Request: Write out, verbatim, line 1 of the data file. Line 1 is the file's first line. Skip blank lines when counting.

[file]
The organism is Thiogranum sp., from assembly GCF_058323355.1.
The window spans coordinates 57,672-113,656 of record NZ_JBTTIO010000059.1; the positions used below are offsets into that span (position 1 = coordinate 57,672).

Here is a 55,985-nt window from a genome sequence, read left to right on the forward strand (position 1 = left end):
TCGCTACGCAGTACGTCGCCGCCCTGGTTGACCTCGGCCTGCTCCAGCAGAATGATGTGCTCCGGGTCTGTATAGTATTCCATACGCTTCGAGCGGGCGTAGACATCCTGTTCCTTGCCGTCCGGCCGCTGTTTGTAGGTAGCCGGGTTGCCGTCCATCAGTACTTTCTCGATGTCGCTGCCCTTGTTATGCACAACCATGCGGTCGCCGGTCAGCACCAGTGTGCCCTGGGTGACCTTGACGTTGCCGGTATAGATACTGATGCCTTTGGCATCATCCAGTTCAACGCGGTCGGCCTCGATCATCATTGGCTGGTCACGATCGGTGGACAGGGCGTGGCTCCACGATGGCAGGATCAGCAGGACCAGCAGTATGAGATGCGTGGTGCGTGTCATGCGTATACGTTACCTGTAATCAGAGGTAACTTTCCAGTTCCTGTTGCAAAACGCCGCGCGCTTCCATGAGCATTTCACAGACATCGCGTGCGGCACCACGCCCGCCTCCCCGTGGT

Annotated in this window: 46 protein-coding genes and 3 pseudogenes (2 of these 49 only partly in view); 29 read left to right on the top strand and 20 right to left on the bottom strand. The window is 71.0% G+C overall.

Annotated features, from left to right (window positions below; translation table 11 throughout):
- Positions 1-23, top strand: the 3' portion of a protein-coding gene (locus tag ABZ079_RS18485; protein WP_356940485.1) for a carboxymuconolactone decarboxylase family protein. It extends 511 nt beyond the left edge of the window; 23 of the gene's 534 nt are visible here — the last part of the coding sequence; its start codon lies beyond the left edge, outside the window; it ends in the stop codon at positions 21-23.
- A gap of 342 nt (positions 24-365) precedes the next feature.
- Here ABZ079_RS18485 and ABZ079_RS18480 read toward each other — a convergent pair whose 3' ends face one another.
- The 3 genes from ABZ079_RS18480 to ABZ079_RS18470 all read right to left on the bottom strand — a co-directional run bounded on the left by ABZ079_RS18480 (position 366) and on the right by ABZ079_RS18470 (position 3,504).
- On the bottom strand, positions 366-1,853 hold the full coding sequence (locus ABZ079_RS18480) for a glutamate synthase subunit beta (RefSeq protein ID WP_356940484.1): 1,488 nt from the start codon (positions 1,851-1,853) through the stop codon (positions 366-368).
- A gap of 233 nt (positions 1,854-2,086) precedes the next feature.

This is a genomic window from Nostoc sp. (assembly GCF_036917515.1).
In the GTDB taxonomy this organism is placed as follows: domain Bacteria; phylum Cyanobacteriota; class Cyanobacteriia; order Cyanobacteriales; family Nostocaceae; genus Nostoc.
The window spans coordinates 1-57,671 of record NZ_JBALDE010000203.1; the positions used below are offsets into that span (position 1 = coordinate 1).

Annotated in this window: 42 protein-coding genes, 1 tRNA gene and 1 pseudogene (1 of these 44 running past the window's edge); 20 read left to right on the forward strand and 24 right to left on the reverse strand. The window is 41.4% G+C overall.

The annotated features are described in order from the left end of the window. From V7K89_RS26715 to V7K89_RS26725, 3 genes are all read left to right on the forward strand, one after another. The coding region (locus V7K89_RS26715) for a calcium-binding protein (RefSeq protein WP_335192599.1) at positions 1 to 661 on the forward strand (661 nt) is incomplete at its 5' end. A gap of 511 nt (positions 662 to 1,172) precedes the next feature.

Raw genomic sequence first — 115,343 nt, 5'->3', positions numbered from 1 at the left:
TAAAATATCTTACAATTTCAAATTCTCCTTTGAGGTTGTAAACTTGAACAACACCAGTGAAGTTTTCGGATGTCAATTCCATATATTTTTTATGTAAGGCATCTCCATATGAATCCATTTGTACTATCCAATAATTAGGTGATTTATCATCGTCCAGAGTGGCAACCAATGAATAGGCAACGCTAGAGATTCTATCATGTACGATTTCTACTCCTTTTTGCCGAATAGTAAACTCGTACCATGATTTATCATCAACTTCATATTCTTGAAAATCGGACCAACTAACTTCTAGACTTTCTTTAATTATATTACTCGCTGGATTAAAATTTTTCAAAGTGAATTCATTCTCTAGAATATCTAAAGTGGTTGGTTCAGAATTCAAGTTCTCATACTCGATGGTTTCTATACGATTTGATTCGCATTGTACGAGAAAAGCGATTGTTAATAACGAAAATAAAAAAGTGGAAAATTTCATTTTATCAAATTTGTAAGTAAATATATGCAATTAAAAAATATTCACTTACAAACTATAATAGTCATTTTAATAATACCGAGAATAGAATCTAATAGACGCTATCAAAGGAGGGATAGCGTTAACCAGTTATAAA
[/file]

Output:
The organism is Thiogranum sp., from assembly GCF_058323355.1.